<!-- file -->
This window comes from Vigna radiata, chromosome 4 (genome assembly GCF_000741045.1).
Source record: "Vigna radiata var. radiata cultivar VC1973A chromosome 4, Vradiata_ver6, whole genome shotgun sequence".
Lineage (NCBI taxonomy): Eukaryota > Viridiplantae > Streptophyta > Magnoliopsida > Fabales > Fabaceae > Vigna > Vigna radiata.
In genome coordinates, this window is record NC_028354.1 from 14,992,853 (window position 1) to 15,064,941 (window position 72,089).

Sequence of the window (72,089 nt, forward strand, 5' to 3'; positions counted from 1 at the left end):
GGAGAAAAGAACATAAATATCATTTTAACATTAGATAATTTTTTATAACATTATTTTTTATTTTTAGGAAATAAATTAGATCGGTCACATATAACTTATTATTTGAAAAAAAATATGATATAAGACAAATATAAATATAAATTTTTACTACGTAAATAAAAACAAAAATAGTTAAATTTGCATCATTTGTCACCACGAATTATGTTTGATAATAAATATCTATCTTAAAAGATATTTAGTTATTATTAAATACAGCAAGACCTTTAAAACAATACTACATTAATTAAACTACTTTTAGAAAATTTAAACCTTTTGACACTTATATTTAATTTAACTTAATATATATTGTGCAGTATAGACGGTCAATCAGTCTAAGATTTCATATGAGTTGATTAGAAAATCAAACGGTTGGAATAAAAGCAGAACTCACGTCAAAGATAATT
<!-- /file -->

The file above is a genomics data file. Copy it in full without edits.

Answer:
This window comes from Vigna radiata, chromosome 4 (genome assembly GCF_000741045.1).
Source record: "Vigna radiata var. radiata cultivar VC1973A chromosome 4, Vradiata_ver6, whole genome shotgun sequence".
Lineage (NCBI taxonomy): Eukaryota > Viridiplantae > Streptophyta > Magnoliopsida > Fabales > Fabaceae > Vigna > Vigna radiata.
In genome coordinates, this window is record NC_028354.1 from 14,992,853 (window position 1) to 15,064,941 (window position 72,089).

Sequence of the window (72,089 nt, forward strand, 5' to 3'; positions counted from 1 at the left end):
GGAGAAAAGAACATAAATATCATTTTAACATTAGATAATTTTTTATAACATTATTTTTTATTTTTAGGAAATAAATTAGATCGGTCACATATAACTTATTATTTGAAAAAAAATATGATATAAGACAAATATAAATATAAATTTTTACTACGTAAATAAAAACAAAAATAGTTAAATTTGCATCATTTGTCACCACGAATTATGTTTGATAATAAATATCTATCTTAAAAGATATTTAGTTATTATTAAATACAGCAAGACCTTTAAAACAATACTACATTAATTAAACTACTTTTAGAAAATTTAAACCTTTTGACACTTATATTTAATTTAACTTAATATATATTGTGCAGTATAGACGGTCAATCAGTCTAAGATTTCATATGAGTTGATTAGAAAATCAAACGGTTGGAATAAAAGCAGAACTCACGTCAAAGATAATT